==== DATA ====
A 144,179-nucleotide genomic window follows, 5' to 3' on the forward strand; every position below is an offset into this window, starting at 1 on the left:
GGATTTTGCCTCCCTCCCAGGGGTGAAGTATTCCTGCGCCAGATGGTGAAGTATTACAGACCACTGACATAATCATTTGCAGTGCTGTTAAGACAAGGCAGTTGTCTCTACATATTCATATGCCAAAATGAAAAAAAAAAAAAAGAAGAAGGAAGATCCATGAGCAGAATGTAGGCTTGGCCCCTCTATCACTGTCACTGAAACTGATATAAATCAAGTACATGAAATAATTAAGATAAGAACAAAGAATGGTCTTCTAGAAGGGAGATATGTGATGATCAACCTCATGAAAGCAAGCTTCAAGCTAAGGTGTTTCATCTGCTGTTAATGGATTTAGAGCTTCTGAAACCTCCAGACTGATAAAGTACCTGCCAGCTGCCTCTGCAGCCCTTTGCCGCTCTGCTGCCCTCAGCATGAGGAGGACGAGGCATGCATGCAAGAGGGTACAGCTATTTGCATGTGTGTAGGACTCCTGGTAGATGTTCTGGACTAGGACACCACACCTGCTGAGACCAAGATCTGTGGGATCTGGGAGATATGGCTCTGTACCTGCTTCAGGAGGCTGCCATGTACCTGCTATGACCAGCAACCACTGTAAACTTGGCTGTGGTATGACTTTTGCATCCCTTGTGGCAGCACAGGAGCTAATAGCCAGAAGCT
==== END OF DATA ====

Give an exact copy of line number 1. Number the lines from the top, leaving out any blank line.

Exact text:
A 144,179-nucleotide genomic window follows, 5' to 3' on the forward strand; every position below is an offset into this window, starting at 1 on the left: